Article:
# Moments of Inertia

1. Nov 16, 2005

### amcavoy

Could someone direct me to a site that explains how the common moments of inertia were arrived at? My physics professor put up on the board today that for a uniform sphere:

$$I=\frac{2}{5}mr^{2}.$$

He said it was just the anti-derivative of something, but he didn't want to go into it because there is a table in our book with all of the common moments of inertia.

Does anyone know? Maybe someone could show me how the above moment (for the sphere) was derived and I could try it on something else? Thanks, I'd appreciate it.

2. Nov 16, 2005

### Staff: Mentor

The general form of the moment of inertia involves an integral of the mass distribution and moments of the mass.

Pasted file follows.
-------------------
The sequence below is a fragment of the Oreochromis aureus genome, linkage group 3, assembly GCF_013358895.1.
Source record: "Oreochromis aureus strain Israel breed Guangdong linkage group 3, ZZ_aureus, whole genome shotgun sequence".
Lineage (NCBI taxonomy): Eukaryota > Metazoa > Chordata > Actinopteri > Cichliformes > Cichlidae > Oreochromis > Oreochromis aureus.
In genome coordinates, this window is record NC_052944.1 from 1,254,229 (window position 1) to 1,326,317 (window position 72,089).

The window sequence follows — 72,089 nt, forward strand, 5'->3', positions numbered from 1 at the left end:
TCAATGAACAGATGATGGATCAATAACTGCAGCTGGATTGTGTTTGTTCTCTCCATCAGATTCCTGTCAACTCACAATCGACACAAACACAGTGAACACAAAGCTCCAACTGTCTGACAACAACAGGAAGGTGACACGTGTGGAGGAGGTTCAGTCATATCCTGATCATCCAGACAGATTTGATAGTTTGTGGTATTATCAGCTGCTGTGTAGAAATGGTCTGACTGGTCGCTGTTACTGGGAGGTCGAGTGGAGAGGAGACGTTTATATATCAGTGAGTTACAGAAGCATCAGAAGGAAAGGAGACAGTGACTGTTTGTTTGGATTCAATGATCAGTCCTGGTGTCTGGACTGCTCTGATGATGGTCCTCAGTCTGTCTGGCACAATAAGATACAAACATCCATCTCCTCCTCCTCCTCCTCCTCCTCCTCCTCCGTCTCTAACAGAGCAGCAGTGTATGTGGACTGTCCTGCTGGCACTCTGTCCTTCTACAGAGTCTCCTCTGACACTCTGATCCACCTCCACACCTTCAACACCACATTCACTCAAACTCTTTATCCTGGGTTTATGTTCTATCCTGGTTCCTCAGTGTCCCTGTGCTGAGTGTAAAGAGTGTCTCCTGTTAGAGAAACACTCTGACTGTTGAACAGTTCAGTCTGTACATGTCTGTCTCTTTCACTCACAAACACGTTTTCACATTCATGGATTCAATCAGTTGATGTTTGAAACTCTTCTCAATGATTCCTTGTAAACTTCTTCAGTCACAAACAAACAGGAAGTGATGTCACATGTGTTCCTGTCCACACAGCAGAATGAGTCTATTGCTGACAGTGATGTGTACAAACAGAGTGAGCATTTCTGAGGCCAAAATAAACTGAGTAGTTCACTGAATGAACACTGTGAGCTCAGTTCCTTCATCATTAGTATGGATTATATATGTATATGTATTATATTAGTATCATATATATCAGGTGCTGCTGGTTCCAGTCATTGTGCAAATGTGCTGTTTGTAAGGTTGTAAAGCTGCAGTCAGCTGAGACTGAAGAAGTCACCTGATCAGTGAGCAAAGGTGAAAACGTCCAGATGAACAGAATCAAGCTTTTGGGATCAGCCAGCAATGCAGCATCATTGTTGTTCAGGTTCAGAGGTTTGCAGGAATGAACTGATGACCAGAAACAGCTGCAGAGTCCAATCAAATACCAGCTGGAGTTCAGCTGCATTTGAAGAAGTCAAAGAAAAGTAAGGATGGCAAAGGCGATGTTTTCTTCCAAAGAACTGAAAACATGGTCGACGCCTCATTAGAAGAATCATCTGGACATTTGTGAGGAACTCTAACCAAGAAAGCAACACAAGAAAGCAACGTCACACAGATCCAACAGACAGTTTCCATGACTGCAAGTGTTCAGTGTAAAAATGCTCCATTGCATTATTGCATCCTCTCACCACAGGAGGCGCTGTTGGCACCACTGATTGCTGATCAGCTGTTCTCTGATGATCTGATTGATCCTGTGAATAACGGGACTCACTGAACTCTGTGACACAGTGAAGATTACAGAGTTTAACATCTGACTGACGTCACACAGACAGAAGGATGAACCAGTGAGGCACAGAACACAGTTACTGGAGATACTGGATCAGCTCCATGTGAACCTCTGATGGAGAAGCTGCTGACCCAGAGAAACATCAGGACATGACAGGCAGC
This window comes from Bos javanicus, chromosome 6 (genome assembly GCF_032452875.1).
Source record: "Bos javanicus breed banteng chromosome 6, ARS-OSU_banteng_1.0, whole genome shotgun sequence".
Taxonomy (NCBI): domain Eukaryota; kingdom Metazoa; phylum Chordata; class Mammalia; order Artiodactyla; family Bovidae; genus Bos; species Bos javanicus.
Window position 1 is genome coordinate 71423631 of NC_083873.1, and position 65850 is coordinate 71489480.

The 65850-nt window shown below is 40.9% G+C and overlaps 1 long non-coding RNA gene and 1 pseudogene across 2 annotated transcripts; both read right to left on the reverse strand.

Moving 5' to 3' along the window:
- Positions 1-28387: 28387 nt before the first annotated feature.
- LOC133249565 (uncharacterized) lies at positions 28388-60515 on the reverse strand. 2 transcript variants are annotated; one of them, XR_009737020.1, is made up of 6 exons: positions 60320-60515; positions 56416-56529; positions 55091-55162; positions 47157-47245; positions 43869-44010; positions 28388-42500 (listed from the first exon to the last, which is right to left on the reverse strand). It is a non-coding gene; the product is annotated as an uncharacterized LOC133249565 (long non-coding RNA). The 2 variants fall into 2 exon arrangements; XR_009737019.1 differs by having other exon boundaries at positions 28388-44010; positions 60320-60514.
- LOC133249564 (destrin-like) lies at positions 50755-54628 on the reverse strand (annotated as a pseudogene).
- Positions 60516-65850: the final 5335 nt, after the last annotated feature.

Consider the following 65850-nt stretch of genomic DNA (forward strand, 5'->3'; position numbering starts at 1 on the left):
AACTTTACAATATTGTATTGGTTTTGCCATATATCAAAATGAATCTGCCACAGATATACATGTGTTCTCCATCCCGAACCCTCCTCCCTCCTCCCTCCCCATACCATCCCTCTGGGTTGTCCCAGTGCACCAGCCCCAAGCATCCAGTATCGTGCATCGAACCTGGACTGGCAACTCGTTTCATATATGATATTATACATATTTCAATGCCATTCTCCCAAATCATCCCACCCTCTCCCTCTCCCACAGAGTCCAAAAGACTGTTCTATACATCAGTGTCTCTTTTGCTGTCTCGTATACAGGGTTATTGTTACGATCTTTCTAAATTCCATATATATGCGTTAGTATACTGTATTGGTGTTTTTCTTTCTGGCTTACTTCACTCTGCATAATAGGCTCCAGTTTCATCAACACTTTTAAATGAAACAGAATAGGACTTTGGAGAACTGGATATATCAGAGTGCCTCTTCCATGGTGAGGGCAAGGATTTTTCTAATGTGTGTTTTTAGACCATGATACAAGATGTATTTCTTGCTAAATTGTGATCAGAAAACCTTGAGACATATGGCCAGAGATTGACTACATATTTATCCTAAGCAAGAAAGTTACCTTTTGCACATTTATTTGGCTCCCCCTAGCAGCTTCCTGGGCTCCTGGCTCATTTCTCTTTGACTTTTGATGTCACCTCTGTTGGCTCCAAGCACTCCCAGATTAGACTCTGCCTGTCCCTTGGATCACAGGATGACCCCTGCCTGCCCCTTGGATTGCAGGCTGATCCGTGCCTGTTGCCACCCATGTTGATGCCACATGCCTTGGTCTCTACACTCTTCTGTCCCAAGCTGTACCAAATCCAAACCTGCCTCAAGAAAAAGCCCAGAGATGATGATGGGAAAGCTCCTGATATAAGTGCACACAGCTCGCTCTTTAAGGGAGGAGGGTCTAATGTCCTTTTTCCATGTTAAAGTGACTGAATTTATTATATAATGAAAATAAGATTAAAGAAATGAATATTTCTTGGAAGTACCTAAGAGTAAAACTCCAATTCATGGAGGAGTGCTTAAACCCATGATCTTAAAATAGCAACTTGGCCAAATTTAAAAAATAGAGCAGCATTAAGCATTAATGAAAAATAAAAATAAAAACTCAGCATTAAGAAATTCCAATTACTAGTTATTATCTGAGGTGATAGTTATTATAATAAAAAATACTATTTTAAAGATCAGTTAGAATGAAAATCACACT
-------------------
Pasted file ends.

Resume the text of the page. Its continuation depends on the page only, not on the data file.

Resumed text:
http://hyperphysics.phy-astr.gsu.edu/hbase/mi.html#mi

The fourth and fifth plates provide an example of the integration ('anti-derivative') used to determine the moment of inertia.

Think about how a center of mass is defined.

3. Nov 16, 2005

### Tide

You need to integrate $$r^2 \sin^2 \theta$$ over the volume of the sphere. Note that this represents the square of the perpendicular distance of a point in the sphere from the axis of rotation. Also, note that $$dV = r^2 dr d\phi \sin \theta d\theta$$.